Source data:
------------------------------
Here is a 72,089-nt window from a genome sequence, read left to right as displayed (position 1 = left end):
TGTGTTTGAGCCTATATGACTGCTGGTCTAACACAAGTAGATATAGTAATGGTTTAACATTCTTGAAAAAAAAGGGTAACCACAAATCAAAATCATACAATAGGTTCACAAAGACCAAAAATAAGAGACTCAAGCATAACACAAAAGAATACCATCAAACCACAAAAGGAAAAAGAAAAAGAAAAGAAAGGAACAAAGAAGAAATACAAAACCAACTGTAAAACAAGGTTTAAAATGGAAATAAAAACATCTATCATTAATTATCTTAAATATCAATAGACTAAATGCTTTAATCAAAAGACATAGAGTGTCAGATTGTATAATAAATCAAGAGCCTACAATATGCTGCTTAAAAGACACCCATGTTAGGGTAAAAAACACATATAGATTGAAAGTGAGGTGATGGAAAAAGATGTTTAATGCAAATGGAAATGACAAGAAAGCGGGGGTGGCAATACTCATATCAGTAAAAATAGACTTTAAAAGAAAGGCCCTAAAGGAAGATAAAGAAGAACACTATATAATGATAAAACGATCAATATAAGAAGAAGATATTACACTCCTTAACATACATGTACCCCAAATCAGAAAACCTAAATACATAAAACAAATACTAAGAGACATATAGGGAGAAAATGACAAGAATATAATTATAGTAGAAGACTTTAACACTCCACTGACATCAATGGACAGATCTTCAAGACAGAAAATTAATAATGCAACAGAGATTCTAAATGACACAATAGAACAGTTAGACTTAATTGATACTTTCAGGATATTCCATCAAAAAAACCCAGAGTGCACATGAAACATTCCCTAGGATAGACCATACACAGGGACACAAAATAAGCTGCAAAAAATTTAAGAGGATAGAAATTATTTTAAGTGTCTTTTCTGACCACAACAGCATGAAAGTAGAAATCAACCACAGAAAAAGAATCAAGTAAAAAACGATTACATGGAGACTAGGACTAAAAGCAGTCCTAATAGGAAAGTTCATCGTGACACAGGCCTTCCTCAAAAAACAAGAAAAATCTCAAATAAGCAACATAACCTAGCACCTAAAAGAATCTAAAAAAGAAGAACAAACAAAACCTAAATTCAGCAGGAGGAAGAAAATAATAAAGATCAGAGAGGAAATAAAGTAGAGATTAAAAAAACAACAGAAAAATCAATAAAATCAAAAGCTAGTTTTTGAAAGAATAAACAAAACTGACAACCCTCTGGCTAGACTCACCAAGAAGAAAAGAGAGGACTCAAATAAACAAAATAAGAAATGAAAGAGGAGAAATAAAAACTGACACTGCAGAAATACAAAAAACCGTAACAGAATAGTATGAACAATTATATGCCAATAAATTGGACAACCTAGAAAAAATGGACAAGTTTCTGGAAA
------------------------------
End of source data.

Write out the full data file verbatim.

Here is a 72,089-nt window from a genome sequence, read left to right as displayed (position 1 = left end):
TGTGTTTGAGCCTATATGACTGCTGGTCTAACACAAGTAGATATAGTAATGGTTTAACATTCTTGAAAAAAAAGGGTAACCACAAATCAAAATCATACAATAGGTTCACAAAGACCAAAAATAAGAGACTCAAGCATAACACAAAAGAATACCATCAAACCACAAAAGGAAAAAGAAAAAGAAAAGAAAGGAACAAAGAAGAAATACAAAACCAACTGTAAAACAAGGTTTAAAATGGAAATAAAAACATCTATCATTAATTATCTTAAATATCAATAGACTAAATGCTTTAATCAAAAGACATAGAGTGTCAGATTGTATAATAAATCAAGAGCCTACAATATGCTGCTTAAAAGACACCCATGTTAGGGTAAAAAACACATATAGATTGAAAGTGAGGTGATGGAAAAAGATGTTTAATGCAAATGGAAATGACAAGAAAGCGGGGGTGGCAATACTCATATCAGTAAAAATAGACTTTAAAAGAAAGGCCCTAAAGGAAGATAAAGAAGAACACTATATAATGATAAAACGATCAATATAAGAAGAAGATATTACACTCCTTAACATACATGTACCCCAAATCAGAAAACCTAAATACATAAAACAAATACTAAGAGACATATAGGGAGAAAATGACAAGAATATAATTATAGTAGAAGACTTTAACACTCCACTGACATCAATGGACAGATCTTCAAGACAGAAAATTAATAATGCAACAGAGATTCTAAATGACACAATAGAACAGTTAGACTTAATTGATACTTTCAGGATATTCCATCAAAAAAACCCAGAGTGCACATGAAACATTCCCTAGGATAGACCATACACAGGGACACAAAATAAGCTGCAAAAAATTTAAGAGGATAGAAATTATTTTAAGTGTCTTTTCTGACCACAACAGCATGAAAGTAGAAATCAACCACAGAAAAAGAATCAAGTAAAAAACGATTACATGGAGACTAGGACTAAAAGCAGTCCTAATAGGAAAGTTCATCGTGACACAGGCCTTCCTCAAAAAACAAGAAAAATCTCAAATAAGCAACATAACCTAGCACCTAAAAGAATCTAAAAAAGAAGAACAAACAAAACCTAAATTCAGCAGGAGGAAGAAAATAATAAAGATCAGAGAGGAAATAAAGTAGAGATTAAAAAAACAACAGAAAAATCAATAAAATCAAAAGCTAGTTTTTGAAAGAATAAACAAAACTGACAACCCTCTGGCTAGACTCACCAAGAAGAAAAGAGAGGACTCAAATAAACAAAATAAGAAATGAAAGAGGAGAAATAAAAACTGACACTGCAGAAATACAAAAAACCGTAACAGAATAGTATGAACAATTATATGCCAATAAATTGGACAACCTAGAAAAAATGGACAAGTTTCTGGAAA